上級 Will There Always Be Discrimination?


In the 1960s in America, the issue of the day was racial equality.

African-American people in many parts of the U.S. were living in abject poverty. Black babies in America’s cities were living in unsanitary conditions and dying of starvation. Frequent confrontations with the white police forces in black communities everywhere created tense, explosive situations.

This was especially so in the South of the nation, where blacks were forbidden to eat at the same restaurants, drink at the same water fountains or use the same restrooms and other facilities as whites. Though many blacks in the rural South were said to be illiterate, they were nevertheless familiar with their own history: As descendants of slavery in the U.S., they had long known the sheer brutality of white lynch mobs. They had long experienced white people’s efforts to undermine black economic and educational progress and keep the African-American populace in a state of intimidation.

U.S. President Abraham Lincoln, who was famous for the Emancipation Proclamation of 1863, had supposedly freed black slaves, yet a hundred years later, African Americans were still struggling with the weight of white people’s discrimination and oppression against them. In the 1960s, a sharper focus of such issues came into being: Transit boycotts were held to oppose segregated busing. Blacks began to organize themselves into powerful voting blocs that would challenge the power structure of white society. A new African-American cultural identity emerged.

Many African Americans have come a long way and made substantial progress since the 1960s.

At the same time, it is also a fact that racial harmony is still an elusive dream in the “land of freedom and democracy.” The troubling question yet remains: Will there always be racial discrimination in the United States of America?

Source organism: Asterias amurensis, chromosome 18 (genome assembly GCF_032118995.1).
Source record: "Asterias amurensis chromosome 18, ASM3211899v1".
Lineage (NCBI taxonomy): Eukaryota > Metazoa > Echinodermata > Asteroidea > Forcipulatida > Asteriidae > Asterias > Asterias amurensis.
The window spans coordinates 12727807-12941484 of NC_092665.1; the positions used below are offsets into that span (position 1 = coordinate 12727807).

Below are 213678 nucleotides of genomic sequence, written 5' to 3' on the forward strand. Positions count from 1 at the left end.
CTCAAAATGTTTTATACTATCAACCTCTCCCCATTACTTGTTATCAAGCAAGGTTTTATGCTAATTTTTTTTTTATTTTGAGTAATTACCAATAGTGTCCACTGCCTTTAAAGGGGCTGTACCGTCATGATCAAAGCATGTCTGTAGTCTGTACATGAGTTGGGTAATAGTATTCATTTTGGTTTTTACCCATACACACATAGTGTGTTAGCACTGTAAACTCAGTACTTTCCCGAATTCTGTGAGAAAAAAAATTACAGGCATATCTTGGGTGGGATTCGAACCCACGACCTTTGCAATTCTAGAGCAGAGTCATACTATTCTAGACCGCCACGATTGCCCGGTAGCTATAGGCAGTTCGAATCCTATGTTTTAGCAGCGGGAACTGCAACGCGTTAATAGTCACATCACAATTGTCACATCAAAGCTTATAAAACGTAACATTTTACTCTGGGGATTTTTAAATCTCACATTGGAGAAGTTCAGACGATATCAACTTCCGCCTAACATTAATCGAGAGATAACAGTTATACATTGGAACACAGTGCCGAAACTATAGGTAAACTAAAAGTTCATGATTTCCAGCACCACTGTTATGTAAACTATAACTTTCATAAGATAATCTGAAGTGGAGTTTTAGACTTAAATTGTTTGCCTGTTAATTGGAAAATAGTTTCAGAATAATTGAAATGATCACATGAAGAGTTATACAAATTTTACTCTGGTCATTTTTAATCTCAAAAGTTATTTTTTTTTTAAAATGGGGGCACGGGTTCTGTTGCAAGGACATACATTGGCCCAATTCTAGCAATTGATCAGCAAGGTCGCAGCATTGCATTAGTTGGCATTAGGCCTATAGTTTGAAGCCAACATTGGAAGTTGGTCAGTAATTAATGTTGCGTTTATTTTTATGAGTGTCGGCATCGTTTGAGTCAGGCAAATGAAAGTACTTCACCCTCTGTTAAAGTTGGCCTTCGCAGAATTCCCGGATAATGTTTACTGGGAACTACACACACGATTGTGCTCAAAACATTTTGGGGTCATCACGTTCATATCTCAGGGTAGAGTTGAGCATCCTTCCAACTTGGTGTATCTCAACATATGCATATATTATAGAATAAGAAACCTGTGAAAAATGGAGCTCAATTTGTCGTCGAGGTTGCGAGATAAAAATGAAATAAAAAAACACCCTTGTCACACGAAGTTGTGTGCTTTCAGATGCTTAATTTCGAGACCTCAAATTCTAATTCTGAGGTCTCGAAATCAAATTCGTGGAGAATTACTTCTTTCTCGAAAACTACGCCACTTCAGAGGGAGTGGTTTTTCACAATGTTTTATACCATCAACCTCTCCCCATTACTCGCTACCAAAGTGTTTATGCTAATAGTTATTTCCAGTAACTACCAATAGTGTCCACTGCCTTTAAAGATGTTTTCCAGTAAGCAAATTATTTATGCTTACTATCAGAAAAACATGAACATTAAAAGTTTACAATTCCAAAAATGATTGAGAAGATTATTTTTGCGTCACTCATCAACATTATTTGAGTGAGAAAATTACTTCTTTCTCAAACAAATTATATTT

—Brian Covert


中級 The Benefits of Being Bilingual


Bilingual families and educators have long known the value of having their children or pupils grow up learning two languages. The most obvious value would be in a child’s range of understanding. If it is true that “language is the bridge to culture,” then it is easy to see that bilingual children will have a more broadened view of the world they live in.

Researchers at York University in Toronto, Canada have taken the issue one step further, however: In June 2004, these researchers
found in a study that being bilingual may actually be a positive boost not just for a person’s way of thinking but for his or her physical health as well. The researchers tested 104 people between the ages of 30 and 88 on their vocabulary skills, nonverbal reasoning ability and their reaction time.

The bilingual testees were found to have had a faster reaction time than their monolingual counterparts. In general, the researchers found, the elderly bilingual persons showed a sharper mental ability than the monolingual elderly persons. This led the Canadian researchers to conclude that being bilingual may actually help delay the physical effects of aging, such as Alzheimer’s disease.

If this is to be believed, then bilingual children, though they may be too young now to appreciate the value of such scientific mumbo-jumbo, will have much to look forward to in the future: a broadened worldview and a sharpened brain as well.

—Brian Covert


初級 A Hug a Day


There is an old saying in English: “An apple a day keeps the doctor away.” This saying means that eating a fresh fruit or vegetable every day is a good way to keep your body healthy and avoid future trips to the hospital for any medical problems.

There’s another saying that is lesser known but perhaps just as important these days: “A hug a day keeps the blues away.” In other words, receiving a hug from someone — or giving a hug to someone — is a good way to keep your heart warm and avoid problems with people.

Sounds nice, doesn’t it? Wouldn’t it be great if all our troubles in life could be easily solved with a small show of caring or a tender touch to someone we know? Well, it may sound like a dream, but there are many people around the world who take this “art of hugging” seriously. That includes doctors and other professionals in the health care field, who use “hug therapy” for their patients who need urgent help. Some doctors say that high blood pressure, depression, anxiety, fear, anger, loneliness and stress are among the problems that hugging helps to heal.

So, the next time you are enjoying an apple to “keep the doctor away,” why not consider giving someone you care about a hug to keep the blues away as well?

—Brian Covert